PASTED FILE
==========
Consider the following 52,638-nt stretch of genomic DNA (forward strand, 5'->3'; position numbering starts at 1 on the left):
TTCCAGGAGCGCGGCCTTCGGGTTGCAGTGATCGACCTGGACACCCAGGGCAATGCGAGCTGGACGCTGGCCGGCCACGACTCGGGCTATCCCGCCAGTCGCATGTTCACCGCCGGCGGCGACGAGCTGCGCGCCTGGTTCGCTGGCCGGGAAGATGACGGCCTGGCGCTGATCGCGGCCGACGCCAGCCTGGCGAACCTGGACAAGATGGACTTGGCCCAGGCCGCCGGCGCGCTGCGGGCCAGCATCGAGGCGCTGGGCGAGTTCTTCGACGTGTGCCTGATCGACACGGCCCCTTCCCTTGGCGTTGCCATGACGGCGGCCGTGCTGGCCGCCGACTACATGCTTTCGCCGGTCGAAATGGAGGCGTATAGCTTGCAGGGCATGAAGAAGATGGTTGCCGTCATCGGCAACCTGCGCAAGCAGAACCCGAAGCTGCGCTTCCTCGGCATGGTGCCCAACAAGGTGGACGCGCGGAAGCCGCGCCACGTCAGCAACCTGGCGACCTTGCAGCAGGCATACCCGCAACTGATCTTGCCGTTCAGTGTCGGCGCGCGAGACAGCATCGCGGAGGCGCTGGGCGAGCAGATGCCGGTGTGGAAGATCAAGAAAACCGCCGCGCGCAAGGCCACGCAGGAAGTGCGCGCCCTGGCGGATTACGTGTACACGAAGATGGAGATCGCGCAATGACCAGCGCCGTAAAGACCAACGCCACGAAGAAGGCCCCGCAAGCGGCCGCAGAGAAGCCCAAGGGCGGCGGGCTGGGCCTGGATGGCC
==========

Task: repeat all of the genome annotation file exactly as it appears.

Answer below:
Consider the following 52,638-nt stretch of genomic DNA (forward strand, 5'->3'; position numbering starts at 1 on the left):
TTCCAGGAGCGCGGCCTTCGGGTTGCAGTGATCGACCTGGACACCCAGGGCAATGCGAGCTGGACGCTGGCCGGCCACGACTCGGGCTATCCCGCCAGTCGCATGTTCACCGCCGGCGGCGACGAGCTGCGCGCCTGGTTCGCTGGCCGGGAAGATGACGGCCTGGCGCTGATCGCGGCCGACGCCAGCCTGGCGAACCTGGACAAGATGGACTTGGCCCAGGCCGCCGGCGCGCTGCGGGCCAGCATCGAGGCGCTGGGCGAGTTCTTCGACGTGTGCCTGATCGACACGGCCCCTTCCCTTGGCGTTGCCATGACGGCGGCCGTGCTGGCCGCCGACTACATGCTTTCGCCGGTCGAAATGGAGGCGTATAGCTTGCAGGGCATGAAGAAGATGGTTGCCGTCATCGGCAACCTGCGCAAGCAGAACCCGAAGCTGCGCTTCCTCGGCATGGTGCCCAACAAGGTGGACGCGCGGAAGCCGCGCCACGTCAGCAACCTGGCGACCTTGCAGCAGGCATACCCGCAACTGATCTTGCCGTTCAGTGTCGGCGCGCGAGACAGCATCGCGGAGGCGCTGGGCGAGCAGATGCCGGTGTGGAAGATCAAGAAAACCGCCGCGCGCAAGGCCACGCAGGAAGTGCGCGCCCTGGCGGATTACGTGTACACGAAGATGGAGATCGCGCAATGACCAGCGCCGTAAAGACCAACGCCACGAAGAAGGCCCCGCAAGCGGCCGCAGAGAAGCCCAAGGGCGGCGGGCTGGGCCTGGATGGCC